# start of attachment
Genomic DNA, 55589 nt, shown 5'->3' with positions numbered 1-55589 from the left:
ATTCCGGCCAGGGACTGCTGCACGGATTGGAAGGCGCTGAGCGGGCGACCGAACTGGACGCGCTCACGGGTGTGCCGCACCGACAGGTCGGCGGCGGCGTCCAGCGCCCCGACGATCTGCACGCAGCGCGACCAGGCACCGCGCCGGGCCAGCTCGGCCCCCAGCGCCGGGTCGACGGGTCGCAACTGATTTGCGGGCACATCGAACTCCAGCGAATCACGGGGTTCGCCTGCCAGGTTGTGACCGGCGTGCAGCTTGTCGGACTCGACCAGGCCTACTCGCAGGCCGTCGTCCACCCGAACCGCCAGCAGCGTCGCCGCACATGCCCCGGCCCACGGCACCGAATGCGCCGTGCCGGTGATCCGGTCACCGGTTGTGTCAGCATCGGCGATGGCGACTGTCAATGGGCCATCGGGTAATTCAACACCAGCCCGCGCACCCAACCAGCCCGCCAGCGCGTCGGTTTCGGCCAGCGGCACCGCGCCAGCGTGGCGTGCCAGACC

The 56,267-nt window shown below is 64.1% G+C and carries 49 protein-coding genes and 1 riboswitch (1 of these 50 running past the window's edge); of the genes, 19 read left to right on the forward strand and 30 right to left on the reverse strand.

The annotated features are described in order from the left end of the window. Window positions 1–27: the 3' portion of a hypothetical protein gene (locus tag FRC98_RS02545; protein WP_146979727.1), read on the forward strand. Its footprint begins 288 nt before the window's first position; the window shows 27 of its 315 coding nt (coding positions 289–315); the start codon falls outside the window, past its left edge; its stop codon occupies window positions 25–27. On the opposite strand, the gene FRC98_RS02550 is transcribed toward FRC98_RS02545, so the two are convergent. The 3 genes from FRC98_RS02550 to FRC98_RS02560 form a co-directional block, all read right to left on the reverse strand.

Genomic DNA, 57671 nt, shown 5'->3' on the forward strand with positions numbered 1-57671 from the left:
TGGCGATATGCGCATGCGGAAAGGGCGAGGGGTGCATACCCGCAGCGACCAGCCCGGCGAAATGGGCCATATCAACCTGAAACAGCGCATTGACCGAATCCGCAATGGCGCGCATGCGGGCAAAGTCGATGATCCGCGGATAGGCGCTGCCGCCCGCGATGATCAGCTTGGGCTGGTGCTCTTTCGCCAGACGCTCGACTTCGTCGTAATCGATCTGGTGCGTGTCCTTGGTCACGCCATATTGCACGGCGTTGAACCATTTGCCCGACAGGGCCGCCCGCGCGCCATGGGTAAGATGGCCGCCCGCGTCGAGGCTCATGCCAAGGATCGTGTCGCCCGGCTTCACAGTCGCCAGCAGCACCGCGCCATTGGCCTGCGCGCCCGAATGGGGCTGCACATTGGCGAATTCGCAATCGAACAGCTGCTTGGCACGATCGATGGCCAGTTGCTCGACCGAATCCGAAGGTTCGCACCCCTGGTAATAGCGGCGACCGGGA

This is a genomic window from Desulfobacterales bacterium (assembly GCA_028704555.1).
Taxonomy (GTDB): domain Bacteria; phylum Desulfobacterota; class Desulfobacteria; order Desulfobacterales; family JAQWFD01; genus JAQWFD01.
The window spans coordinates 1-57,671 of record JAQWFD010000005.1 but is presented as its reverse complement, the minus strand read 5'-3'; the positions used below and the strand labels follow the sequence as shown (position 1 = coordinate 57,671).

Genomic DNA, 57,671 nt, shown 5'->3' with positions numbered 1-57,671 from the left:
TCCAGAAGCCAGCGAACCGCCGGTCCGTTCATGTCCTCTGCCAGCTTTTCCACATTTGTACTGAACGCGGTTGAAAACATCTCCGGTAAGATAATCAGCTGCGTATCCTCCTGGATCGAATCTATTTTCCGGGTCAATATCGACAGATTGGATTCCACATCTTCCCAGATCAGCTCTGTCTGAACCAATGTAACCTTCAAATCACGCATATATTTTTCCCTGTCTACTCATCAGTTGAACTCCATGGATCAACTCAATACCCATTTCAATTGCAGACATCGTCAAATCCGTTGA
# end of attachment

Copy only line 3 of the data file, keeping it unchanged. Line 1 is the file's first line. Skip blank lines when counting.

The 56,267-nt window shown below is 64.1% G+C and carries 49 protein-coding genes and 1 riboswitch (1 of these 50 running past the window's edge); of the genes, 19 read left to right on the forward strand and 30 right to left on the reverse strand.